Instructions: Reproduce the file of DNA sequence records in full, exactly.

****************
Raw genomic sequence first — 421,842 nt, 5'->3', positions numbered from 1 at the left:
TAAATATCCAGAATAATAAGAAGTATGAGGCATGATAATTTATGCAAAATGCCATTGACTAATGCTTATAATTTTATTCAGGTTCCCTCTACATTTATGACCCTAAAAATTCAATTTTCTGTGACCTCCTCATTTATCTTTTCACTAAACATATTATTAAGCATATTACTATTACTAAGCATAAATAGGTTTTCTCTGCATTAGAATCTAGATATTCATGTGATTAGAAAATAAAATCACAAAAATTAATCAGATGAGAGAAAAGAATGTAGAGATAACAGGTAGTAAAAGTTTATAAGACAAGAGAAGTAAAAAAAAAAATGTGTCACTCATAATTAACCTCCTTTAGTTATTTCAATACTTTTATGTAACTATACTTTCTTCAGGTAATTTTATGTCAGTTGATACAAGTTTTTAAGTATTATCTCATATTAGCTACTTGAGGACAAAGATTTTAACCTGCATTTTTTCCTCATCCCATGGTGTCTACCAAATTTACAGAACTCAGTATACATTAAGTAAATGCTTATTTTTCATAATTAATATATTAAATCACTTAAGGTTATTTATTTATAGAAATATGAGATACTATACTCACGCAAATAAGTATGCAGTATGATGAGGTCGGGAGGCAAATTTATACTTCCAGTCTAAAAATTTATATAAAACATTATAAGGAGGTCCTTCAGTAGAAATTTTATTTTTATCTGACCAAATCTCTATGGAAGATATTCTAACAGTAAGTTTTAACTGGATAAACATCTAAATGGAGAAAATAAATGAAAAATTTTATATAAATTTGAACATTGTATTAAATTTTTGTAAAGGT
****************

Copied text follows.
Raw genomic sequence first — 421,842 nt, 5'->3', positions numbered from 1 at the left:
TAAATATCCAGAATAATAAGAAGTATGAGGCATGATAATTTATGCAAAATGCCATTGACTAATGCTTATAATTTTATTCAGGTTCCCTCTACATTTATGACCCTAAAAATTCAATTTTCTGTGACCTCCTCATTTATCTTTTCACTAAACATATTATTAAGCATATTACTATTACTAAGCATAAATAGGTTTTCTCTGCATTAGAATCTAGATATTCATGTGATTAGAAAATAAAATCACAAAAATTAATCAGATGAGAGAAAAGAATGTAGAGATAACAGGTAGTAAAAGTTTATAAGACAAGAGAAGTAAAAAAAAAAATGTGTCACTCATAATTAACCTCCTTTAGTTATTTCAATACTTTTATGTAACTATACTTTCTTCAGGTAATTTTATGTCAGTTGATACAAGTTTTTAAGTATTATCTCATATTAGCTACTTGAGGACAAAGATTTTAACCTGCATTTTTTCCTCATCCCATGGTGTCTACCAAATTTACAGAACTCAGTATACATTAAGTAAATGCTTATTTTTCATAATTAATATATTAAATCACTTAAGGTTATTTATTTATAGAAATATGAGATACTATACTCACGCAAATAAGTATGCAGTATGATGAGGTCGGGAGGCAAATTTATACTTCCAGTCTAAAAATTTATATAAAACATTATAAGGAGGTCCTTCAGTAGAAATTTTATTTTTATCTGACCAAATCTCTATGGAAGATATTCTAACAGTAAGTTTTAACTGGATAAACATCTAAATGGAGAAAATAAATGAAAAATTTTATATAAATTTGAACATTGTATTAAATTTTTGTAAAGGT